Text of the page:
Middle East: Iraq bars three Americans from UN inspection team

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Iraq has ordered American members of the UN's monitoring team to leave the country by Wednesday. Is Iraq right to believe that the UN's search for its weapons of mass destruction is just an excuse to maintain sanctions?

It may be the end of arms inspections as Iraq has known them in the six years since the end of the Gulf war. The rules of the game are already changing. "Iraq today turned away in a polite way three Americans who were with a United Nations arms-inspection team arriving from Bahrain," said a diplomat in Baghdad yesterday.

Iraq is emphasising that its quarrel is with the US, not the UN. "On Monday there will be no American inside Iraq (taking part) in inspections," said Taha Yassin Ramadan, Iraqi Vice-President and close confidant of President Saddam Hussein. "There is no retreat from our decision until things are put in order," he said.

The US and UK, on the contrary, have repeatedly said that the Iraqi challenge is to the UN as a whole. They do not rule out military action. "US forces are always ready," said General Anthony Zinni, who commands US forces in most of the Middle East. He added: "The situation in the Gulf is tense even now. The possibility that operations could be conducted in our region is very real."

Both sides are moving cautiously. But the fact that President Saddam has chosen to provoke a crisis now probably means he is feeling stronger. It is not just that three permanent members of the UN Security Council - Russia, France and China - think that the US and Britain are being too hardline.

It is also that the re-entry of Iraqi tanks into Iraqi Kurdistan last year and the failure of the US to respond effectively - President Bill Clinton ordered missiles to be fired at targets 500 miles from where the Iraqi army was in action - showed the limits of what the US was prepared to do.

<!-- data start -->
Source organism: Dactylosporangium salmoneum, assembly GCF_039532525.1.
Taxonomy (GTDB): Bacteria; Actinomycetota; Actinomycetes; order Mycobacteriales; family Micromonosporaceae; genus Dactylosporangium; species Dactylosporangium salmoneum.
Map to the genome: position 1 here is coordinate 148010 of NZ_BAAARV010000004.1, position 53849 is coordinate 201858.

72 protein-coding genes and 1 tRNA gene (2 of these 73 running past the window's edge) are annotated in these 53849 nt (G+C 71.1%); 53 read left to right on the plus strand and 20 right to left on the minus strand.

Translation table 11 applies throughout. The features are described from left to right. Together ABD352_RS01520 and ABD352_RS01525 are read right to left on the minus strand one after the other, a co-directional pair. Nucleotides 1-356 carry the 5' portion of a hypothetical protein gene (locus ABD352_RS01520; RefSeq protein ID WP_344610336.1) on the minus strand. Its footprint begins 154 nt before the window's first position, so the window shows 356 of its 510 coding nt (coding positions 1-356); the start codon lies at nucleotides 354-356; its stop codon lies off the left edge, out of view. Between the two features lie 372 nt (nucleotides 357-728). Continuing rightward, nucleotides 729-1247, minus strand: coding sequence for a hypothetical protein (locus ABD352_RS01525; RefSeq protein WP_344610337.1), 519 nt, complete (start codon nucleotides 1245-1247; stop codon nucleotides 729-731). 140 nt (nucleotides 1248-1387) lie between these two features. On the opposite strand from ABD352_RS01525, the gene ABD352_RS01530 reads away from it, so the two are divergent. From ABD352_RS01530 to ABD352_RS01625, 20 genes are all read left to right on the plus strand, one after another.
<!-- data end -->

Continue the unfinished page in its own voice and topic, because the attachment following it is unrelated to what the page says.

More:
Iraq has always felt that the UN Special Commission (Unscom) on monitoring weapons of mass destruction was largely an excuse to keep the country isolated. Only when Unscom reported that Iraq had no missiles, nerve gas, chemical weapons or nuclear materials left would the economic siege of Iraq - above all the ban on its oil exports - be lifted.

But at the same President Saddam made extraordinary efforts to hide the remains of the programmes he developed in the Eighties - when he was allied to the US against Iran - to give Iraq weapons of mass destruction. In 1995 Iraq was still prepared to spend $2m on gyroscopes taken from Soviet SS-18 missiles and which could only be used as guidance systems for Iraqi rockets.

In the lead-up to the Gulf war the Iraqi leader was obsessed with a desire to develop nuclear weapons. He had two teams designing a nuclear warhead. He also had a stretched version of the Al-Hussein Scud, which could reach Tel Aviv. But Iraq never developed a warhead which could fit on the missiles it had available. It did have chemical and nerve gases available in 1991, but did not dare use them for fear of a retaliatory strike.

When Unscom was first established, Iraq regarded Rolf Ekeus, the Swedish diplomat who was its chief, and David Kay, the UN's chief field officer in Iraq, as wholly under American influence. They played a curious game of cat-and-mouse with Iraq, as Unscom pursued hidden equipment and documents from military base to military base. In 1995 Mr Ekeus said that Iraq was in substantial compliance with UN resolutions on revealing its weapons of mass destruction. But this was almost immediately contradicted by the defection of General Hussein Kamel, President Saddam's son-in-law and former head of Iraq's military industries. He immediately disclosed that one of Unscom's chief translators was an Iraqi spy.

Uncertain of how much General Kamel would reveal, Iraq planted a million pages of documents on its strategic-weapons programme in a chicken farm he owned outside Baghdad. The Unscom inspectors noted that, given their place of storage, the papers were amazingly clean. A gardener at the farm casually mentioned to an Arabic-speaking inspector that Iraqi special forces had delivered the papers to the farm a few days before.

President Saddam's determination to preserve a few missiles and some chemical and nerve gasses was always irrational.

The only logic behind it was that giving them up would show weakness. He wanted to show that military defeat had not humbled him. But in doing so he provided the US with the excuse it wanted to keep Iraq isolated and maintain its predominance in the Middle East, which had reached its peak with the Gulf war.